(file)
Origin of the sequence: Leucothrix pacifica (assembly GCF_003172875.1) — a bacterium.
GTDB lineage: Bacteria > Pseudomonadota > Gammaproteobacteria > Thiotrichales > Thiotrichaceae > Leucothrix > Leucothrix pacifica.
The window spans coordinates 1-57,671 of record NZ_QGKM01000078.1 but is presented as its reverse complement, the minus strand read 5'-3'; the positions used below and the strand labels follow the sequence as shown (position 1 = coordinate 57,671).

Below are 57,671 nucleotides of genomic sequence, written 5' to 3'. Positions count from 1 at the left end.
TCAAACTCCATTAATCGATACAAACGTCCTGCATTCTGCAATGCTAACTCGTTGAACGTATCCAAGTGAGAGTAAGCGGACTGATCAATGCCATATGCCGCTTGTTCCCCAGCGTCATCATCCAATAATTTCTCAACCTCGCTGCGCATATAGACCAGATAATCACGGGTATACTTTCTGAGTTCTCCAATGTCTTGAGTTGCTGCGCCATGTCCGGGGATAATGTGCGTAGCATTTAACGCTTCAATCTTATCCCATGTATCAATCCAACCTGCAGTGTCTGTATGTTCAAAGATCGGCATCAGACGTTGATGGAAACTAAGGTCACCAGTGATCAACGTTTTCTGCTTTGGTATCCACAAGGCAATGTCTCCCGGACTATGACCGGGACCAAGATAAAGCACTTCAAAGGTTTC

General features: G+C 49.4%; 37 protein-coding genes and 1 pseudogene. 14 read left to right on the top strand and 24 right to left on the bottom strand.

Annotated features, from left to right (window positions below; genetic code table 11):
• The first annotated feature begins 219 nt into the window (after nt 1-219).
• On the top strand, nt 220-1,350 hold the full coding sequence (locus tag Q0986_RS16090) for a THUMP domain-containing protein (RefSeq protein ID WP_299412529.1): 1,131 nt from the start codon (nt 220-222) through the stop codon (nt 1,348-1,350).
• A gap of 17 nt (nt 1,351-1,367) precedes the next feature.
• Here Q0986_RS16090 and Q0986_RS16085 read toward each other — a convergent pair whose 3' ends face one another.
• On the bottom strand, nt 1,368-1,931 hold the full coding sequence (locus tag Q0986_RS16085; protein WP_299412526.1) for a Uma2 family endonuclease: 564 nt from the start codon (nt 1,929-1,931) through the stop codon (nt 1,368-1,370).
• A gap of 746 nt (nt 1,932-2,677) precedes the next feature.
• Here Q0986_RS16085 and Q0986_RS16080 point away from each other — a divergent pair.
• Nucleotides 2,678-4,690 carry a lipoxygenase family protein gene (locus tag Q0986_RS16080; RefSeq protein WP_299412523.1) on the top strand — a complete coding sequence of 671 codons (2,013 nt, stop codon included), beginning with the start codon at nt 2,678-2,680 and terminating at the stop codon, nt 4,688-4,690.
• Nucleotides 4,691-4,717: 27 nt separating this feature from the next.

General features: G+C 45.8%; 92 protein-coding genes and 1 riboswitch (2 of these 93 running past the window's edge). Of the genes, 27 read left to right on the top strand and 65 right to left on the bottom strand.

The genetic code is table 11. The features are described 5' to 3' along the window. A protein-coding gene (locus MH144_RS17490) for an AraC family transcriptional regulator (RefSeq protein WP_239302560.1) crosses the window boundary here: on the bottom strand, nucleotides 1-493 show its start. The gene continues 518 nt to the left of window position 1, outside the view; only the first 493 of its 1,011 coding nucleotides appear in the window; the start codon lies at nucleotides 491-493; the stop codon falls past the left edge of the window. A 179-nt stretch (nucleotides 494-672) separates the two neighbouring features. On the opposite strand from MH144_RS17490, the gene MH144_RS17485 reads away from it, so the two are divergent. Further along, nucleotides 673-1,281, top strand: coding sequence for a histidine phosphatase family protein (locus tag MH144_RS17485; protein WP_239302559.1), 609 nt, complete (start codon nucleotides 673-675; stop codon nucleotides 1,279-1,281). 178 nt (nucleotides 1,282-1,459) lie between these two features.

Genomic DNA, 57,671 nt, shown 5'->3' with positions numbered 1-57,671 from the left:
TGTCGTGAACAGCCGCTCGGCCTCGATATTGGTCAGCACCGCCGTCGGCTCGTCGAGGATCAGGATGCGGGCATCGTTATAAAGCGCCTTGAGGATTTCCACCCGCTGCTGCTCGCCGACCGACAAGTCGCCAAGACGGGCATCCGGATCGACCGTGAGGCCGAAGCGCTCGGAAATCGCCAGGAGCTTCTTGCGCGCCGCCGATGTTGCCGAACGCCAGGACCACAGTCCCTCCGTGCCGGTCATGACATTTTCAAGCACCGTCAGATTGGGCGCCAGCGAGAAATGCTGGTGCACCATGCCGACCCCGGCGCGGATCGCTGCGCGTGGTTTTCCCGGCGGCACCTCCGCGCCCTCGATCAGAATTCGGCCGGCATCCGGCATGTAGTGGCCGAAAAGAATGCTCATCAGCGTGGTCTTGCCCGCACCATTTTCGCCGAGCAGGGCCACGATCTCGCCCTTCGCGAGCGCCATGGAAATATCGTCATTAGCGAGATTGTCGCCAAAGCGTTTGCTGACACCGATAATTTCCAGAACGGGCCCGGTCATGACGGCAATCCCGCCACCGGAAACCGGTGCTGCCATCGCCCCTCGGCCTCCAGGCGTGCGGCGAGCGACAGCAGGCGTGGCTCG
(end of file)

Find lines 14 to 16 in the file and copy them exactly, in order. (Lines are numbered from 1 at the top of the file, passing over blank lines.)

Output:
• Here Q0986_RS16085 and Q0986_RS16080 point away from each other — a divergent pair.
• Nucleotides 2,678-4,690 carry a lipoxygenase family protein gene (locus tag Q0986_RS16080; RefSeq protein WP_299412523.1) on the top strand — a complete coding sequence of 671 codons (2,013 nt, stop codon included), beginning with the start codon at nt 2,678-2,680 and terminating at the stop codon, nt 4,688-4,690.
• Nucleotides 4,691-4,717: 27 nt separating this feature from the next.